What made it such an unusual day was the sheer volume of snow and its perfect condition for crampons to be needed for most of the whole, long day. Ice axe was superfluous, although I carried it. I neither met nor saw a single other person and I was climbing on my own. Near the end, I noticed that the small, self-fitted, piece of metal coat hanger at the heel of one of my boots had come loose. By then, it was not critical. Crampons don't need the customer to fit a piece of metal today!

Day One was the Five Sisters of Kintail from west to east after a midge bitten bivy on a warm summer’s night on the side of a hill above where I had parked the car. The next two days were straight-forward ridge walking, including the first two thirds of day four, too. Then, bump! Just as I was expecting a quick return and a plane ride out, came one difficulty after another as I had to get to grip with rock and, work out the least steep route. It was a challenging climax to a great four days out in the big hills.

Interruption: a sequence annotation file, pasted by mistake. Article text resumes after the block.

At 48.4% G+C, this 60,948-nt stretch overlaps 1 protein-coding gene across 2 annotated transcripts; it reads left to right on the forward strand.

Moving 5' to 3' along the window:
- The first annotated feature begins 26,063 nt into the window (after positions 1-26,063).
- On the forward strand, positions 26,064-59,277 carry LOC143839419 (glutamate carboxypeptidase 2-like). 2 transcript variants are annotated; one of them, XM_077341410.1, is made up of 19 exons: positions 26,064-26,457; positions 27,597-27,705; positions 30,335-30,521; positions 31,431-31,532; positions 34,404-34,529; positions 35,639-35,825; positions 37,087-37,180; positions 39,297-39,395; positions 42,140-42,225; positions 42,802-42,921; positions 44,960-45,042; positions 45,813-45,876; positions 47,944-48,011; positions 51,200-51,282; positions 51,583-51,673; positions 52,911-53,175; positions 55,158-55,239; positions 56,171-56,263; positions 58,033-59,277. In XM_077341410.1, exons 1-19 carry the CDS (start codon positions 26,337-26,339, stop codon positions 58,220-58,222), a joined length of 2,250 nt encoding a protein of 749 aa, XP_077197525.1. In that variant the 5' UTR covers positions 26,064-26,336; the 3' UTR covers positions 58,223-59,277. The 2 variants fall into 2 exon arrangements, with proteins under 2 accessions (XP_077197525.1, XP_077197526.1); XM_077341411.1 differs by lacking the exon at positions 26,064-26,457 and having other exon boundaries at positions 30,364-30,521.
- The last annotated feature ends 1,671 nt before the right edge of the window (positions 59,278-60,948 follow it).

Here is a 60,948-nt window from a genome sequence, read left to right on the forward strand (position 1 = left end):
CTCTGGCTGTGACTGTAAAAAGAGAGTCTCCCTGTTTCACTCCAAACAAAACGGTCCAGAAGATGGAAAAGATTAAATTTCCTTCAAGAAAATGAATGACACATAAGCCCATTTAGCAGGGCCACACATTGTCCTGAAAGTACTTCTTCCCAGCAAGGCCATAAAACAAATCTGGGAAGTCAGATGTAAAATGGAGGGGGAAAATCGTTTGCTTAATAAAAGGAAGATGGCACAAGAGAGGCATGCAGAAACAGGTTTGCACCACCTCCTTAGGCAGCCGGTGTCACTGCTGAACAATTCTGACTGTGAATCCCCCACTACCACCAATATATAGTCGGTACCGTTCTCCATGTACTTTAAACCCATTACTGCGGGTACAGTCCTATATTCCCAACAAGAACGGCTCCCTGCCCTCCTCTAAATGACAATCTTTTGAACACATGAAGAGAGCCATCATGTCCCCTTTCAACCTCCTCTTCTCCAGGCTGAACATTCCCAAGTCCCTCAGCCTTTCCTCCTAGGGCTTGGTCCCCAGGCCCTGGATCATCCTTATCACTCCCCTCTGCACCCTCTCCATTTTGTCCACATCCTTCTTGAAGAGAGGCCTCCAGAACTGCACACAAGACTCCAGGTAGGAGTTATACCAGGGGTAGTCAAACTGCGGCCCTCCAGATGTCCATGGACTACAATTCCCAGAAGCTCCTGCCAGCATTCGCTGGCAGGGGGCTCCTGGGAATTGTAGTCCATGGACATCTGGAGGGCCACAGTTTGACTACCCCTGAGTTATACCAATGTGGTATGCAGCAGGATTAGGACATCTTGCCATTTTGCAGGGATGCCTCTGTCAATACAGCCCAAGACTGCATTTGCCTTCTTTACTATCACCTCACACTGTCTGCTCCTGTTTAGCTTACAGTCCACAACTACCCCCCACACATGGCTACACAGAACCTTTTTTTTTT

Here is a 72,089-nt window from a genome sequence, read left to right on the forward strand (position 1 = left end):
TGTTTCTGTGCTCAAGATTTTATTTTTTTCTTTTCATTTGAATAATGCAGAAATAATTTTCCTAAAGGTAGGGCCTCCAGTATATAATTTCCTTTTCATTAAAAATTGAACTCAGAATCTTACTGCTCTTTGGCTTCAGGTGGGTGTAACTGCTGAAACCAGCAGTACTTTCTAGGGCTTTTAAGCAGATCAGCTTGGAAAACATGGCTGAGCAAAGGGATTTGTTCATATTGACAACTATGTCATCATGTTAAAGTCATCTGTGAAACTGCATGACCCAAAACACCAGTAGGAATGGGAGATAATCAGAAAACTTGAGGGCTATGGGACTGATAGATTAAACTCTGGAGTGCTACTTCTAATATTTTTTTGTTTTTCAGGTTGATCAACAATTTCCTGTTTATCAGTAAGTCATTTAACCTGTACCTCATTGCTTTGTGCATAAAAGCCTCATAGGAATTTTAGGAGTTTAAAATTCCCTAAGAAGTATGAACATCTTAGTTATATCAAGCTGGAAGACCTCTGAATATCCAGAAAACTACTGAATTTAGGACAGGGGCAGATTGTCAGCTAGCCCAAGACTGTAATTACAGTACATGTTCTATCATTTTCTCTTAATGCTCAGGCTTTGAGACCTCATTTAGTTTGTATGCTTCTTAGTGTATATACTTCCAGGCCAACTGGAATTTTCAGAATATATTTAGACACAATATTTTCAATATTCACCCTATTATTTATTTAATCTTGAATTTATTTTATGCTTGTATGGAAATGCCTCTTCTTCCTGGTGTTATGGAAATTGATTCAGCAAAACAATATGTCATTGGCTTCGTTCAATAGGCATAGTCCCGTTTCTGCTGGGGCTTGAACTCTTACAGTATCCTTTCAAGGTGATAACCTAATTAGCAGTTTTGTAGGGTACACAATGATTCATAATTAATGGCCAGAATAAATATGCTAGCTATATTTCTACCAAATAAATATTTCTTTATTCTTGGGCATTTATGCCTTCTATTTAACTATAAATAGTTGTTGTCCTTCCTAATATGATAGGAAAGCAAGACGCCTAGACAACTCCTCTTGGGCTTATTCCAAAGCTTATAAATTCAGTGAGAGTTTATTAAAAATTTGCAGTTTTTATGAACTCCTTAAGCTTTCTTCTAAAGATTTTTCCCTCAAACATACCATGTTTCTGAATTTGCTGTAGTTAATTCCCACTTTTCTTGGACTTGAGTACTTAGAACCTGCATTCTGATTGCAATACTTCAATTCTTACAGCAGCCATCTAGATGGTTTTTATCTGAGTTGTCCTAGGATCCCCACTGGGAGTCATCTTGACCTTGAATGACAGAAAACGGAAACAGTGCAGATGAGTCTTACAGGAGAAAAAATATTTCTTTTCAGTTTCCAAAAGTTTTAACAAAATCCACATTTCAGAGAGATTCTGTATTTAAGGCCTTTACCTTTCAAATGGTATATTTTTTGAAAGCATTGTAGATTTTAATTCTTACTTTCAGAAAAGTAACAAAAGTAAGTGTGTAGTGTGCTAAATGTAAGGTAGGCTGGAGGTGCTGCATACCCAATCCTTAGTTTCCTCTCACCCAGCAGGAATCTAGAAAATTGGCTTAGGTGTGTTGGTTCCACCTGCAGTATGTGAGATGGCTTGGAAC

In Knoydart, I kept on meeting up with the same four guys but, I always got to the first summit of the day before them! Thereafter, they soon pulled ahead and were always far ahead of me for the rest of the day. For three mornings that happened. The reason was that although we were all going in the same direction, they had to peel off from the ridge to get to their bothy for the night. I put the tent up exactly where I had reached by the end of the day, with no diversion! On the final morning, I followed them back to their bothy where one of them took pity on my diet of sandwiches and cereal with dried milk and gave me my first hot food (of soup) for four days. Far better, they kindly gave me a lift back to where I had left my car by the dam and where they had left their second car. Otherwise, I would have been out for a fifth day and night just to do the long road walk back. A coincidence was that all four men came from either my home town or near abouts and I met two of them again at a quarterly meeting of the Halesowen Wildlife Group! On this expedition, I lost my rucsac for a few minutes as I hunted round rocks to find it on returning from doing the Munro that looks like a stuck up thumb and far too steep to climb.